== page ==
It is Nicolas Bourriaud who first coined the phrase ‘relational aesthetics’ in relation to contemporary art. See his Relational Aesthetics (1998) (Trans. S. Pleasance, F. Woods and M. Copeland) (Paris: Les Presses du Reel) in which relational art is defined as ‘the possibility’ of ‘an art taking as its theoretical horizon the realm of human interactions and its social context rather then the assertion of an independent and private symbolic space’ (Bourriaud 1998, 14). One might argue that all art is relational in this sense (and always has been), and indeed that these relations involve more than just the social. One might also want to ask what kinds of social relations art produces? Are they all to be applauded (are there practices that merely restage dominant power relations)? Much of what Bourriaud goes on to say in Relational Aesthetics relates to the subject matter of this chapter, although later chapters might be seen to take issue with the opposition he sets out above.Google Scholar
  15. 12.
    This turn away from traditional disciplinary boundaries has its correlate in the emergent field/academic discipline of Visual Culture. This is not necessarily to focus purely on the visual, rather it is to recognise that the expanded field of artistic practice has gone beyond those objects, practices and discourses typically contained within the remit of art history.Google Scholar
  16. 13.
    See Derrida, The Truth in Painting (1987) (Trans G. Bennington and I. McLeod) (Chicago: University of Chicago Press), pp. 21–2.Google Scholar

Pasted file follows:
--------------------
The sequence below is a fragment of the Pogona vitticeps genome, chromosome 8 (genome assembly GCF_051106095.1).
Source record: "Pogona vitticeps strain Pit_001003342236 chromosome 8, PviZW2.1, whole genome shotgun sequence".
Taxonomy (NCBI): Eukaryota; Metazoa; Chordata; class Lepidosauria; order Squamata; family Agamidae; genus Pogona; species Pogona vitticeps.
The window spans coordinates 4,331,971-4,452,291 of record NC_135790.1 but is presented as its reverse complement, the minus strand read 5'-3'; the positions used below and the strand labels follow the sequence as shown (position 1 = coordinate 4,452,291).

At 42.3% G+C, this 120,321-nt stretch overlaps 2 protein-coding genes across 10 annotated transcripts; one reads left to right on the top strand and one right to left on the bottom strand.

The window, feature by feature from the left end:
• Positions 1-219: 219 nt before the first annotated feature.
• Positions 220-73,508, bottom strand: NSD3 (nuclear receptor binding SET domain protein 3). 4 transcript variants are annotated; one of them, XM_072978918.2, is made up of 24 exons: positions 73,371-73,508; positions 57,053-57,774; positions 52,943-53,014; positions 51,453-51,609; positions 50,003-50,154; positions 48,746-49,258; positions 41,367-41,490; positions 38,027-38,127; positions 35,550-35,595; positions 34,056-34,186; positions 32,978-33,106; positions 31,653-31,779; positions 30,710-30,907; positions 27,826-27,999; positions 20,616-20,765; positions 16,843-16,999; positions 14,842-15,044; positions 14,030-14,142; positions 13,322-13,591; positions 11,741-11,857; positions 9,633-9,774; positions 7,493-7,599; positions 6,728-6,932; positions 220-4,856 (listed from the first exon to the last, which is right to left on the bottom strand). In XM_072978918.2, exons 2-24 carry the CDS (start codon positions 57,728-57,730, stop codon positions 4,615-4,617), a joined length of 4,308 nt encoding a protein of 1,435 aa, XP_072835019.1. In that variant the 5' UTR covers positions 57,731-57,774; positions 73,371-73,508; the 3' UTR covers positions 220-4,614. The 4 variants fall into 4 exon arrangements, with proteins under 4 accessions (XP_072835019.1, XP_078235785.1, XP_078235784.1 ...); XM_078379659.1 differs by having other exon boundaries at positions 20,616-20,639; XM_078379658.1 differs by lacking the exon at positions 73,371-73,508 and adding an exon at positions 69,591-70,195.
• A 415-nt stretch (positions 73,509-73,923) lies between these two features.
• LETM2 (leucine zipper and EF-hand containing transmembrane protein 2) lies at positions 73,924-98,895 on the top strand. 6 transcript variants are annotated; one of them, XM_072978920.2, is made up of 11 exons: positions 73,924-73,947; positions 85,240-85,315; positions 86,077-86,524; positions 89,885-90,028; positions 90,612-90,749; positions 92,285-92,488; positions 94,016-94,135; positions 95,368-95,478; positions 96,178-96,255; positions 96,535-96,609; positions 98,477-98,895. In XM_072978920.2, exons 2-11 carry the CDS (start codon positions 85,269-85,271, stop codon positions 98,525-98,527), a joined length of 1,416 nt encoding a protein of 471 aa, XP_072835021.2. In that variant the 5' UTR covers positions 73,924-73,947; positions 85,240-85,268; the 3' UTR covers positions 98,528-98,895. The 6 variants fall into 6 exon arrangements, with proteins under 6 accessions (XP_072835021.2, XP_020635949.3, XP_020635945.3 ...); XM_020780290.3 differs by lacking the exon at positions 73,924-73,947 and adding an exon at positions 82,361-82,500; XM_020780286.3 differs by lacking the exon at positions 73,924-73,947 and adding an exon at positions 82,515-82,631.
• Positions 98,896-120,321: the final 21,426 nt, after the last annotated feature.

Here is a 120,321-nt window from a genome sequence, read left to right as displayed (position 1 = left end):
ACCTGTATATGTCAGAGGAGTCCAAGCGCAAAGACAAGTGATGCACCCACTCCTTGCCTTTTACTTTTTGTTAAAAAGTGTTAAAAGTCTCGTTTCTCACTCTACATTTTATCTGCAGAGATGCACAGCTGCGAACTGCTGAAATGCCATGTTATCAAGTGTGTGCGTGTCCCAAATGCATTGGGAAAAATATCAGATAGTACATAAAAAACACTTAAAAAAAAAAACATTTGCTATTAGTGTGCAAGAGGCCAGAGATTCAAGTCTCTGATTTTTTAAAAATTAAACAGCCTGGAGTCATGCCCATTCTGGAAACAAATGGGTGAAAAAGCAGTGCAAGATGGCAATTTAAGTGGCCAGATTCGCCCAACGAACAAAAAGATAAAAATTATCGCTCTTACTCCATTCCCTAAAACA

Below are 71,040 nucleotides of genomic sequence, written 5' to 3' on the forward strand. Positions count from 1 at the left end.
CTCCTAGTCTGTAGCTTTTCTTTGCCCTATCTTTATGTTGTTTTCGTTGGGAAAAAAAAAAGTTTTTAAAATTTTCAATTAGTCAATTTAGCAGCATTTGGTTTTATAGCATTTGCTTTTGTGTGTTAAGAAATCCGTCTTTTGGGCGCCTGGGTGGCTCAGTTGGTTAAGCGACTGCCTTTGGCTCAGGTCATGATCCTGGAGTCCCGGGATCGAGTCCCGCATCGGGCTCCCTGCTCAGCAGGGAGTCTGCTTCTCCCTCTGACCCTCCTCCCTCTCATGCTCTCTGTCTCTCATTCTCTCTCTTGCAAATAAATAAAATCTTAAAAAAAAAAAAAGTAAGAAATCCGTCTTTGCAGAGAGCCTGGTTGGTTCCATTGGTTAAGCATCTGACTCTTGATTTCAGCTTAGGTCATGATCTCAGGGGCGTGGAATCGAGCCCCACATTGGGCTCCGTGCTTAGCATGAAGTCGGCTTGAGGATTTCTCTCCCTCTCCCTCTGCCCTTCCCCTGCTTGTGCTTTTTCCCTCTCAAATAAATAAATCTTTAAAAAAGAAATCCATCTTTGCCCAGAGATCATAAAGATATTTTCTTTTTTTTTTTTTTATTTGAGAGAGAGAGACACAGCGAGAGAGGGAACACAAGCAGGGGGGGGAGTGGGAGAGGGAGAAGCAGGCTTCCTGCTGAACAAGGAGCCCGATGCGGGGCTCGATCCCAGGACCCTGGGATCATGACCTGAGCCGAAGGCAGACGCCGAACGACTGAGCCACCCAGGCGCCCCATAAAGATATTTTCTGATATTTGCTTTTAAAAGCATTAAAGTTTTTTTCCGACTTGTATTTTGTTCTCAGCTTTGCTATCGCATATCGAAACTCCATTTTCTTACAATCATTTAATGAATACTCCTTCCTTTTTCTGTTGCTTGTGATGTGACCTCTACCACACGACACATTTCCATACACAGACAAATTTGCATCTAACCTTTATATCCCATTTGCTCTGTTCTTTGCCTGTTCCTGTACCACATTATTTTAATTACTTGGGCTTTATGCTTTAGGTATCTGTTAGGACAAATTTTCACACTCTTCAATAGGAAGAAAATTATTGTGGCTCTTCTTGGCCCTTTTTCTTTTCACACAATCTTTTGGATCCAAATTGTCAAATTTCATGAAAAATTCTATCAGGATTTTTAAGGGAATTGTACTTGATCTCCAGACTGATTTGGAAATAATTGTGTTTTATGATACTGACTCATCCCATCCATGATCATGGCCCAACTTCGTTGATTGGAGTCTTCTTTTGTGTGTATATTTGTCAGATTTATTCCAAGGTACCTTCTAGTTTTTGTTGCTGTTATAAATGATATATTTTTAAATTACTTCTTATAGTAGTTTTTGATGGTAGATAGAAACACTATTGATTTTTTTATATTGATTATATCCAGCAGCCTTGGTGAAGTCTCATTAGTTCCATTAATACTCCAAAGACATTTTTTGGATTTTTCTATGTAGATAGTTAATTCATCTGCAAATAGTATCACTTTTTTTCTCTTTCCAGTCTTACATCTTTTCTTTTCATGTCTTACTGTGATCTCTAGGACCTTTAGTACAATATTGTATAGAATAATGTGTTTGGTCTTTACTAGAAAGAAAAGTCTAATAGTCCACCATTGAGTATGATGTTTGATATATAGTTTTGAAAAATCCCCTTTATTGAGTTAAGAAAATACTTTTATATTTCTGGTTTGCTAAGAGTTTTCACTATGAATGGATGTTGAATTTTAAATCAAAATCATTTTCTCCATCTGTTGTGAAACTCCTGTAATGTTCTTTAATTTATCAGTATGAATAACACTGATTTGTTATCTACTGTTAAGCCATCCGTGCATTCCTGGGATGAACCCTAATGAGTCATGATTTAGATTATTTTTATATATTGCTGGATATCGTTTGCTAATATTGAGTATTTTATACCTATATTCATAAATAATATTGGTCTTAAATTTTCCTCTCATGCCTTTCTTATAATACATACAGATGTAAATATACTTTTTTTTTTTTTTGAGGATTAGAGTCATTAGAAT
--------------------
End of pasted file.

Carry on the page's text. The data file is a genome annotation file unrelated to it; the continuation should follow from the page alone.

17. 14.
    Donald Preziosi conducts a similar analysis of art history, which is to say a critique of representation, in his Rethinking Art History: Meditations on a Coy Science (1991) (New Haven: Yale University Press). For Preziosi the art of art history is inextricably grounded in a logocentric paradigm of signification, and the business of the discipline is addressed above all to the task of reading objects so as to discern meaning, to hear the Voice behind what is palpable and mute. (1991, 16)Google Scholar
  18. Preziosi continues:Google Scholar
  19. Disciplinary practice has rested upon a series of metaphors and tropes that remain grounded in classical theories of signification and representation. Such rhetorical protocols… have tended to be held in common by seemingly distinct schools of theory and methodology in art history. However much they might contrast with each other in programmatic ways, iconographie analysis, Marxist social history, and (structuralist) visual semiotics, among others, have shared basic assumptions on how artworks mean and how they reflect social and historical processes. (1991, 16)Google Scholar
  20. 15.